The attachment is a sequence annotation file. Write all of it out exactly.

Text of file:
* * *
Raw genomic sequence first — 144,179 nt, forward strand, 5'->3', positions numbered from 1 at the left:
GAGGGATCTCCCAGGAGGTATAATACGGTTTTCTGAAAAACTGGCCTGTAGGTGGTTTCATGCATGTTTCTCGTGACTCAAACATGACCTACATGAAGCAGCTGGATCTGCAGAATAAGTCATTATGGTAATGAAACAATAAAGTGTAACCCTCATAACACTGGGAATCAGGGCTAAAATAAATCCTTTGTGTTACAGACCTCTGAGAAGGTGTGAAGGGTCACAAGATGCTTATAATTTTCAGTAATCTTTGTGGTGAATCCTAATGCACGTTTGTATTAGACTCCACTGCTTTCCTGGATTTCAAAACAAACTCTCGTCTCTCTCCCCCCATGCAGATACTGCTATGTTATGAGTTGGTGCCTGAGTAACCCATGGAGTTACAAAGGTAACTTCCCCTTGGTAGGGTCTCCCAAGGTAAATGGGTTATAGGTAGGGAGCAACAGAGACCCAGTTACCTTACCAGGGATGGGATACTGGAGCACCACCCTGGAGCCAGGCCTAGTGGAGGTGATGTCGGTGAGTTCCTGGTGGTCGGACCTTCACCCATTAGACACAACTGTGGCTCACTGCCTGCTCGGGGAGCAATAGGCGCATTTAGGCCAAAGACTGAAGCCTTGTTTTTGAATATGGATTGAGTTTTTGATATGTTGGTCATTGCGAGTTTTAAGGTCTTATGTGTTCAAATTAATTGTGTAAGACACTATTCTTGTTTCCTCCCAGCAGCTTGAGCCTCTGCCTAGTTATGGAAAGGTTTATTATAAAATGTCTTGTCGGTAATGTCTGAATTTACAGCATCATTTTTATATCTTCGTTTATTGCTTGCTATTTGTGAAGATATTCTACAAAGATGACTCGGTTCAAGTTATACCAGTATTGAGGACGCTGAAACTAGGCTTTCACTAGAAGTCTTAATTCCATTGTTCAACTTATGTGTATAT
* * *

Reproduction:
Raw genomic sequence first — 144,179 nt, forward strand, 5'->3', positions numbered from 1 at the left:
GAGGGATCTCCCAGGAGGTATAATACGGTTTTCTGAAAAACTGGCCTGTAGGTGGTTTCATGCATGTTTCTCGTGACTCAAACATGACCTACATGAAGCAGCTGGATCTGCAGAATAAGTCATTATGGTAATGAAACAATAAAGTGTAACCCTCATAACACTGGGAATCAGGGCTAAAATAAATCCTTTGTGTTACAGACCTCTGAGAAGGTGTGAAGGGTCACAAGATGCTTATAATTTTCAGTAATCTTTGTGGTGAATCCTAATGCACGTTTGTATTAGACTCCACTGCTTTCCTGGATTTCAAAACAAACTCTCGTCTCTCTCCCCCCATGCAGATACTGCTATGTTATGAGTTGGTGCCTGAGTAACCCATGGAGTTACAAAGGTAACTTCCCCTTGGTAGGGTCTCCCAAGGTAAATGGGTTATAGGTAGGGAGCAACAGAGACCCAGTTACCTTACCAGGGATGGGATACTGGAGCACCACCCTGGAGCCAGGCCTAGTGGAGGTGATGTCGGTGAGTTCCTGGTGGTCGGACCTTCACCCATTAGACACAACTGTGGCTCACTGCCTGCTCGGGGAGCAATAGGCGCATTTAGGCCAAAGACTGAAGCCTTGTTTTTGAATATGGATTGAGTTTTTGATATGTTGGTCATTGCGAGTTTTAAGGTCTTATGTGTTCAAATTAATTGTGTAAGACACTATTCTTGTTTCCTCCCAGCAGCTTGAGCCTCTGCCTAGTTATGGAAAGGTTTATTATAAAATGTCTTGTCGGTAATGTCTGAATTTACAGCATCATTTTTATATCTTCGTTTATTGCTTGCTATTTGTGAAGATATTCTACAAAGATGACTCGGTTCAAGTTATACCAGTATTGAGGACGCTGAAACTAGGCTTTCACTAGAAGTCTTAATTCCATTGTTCAACTTATGTGTATAT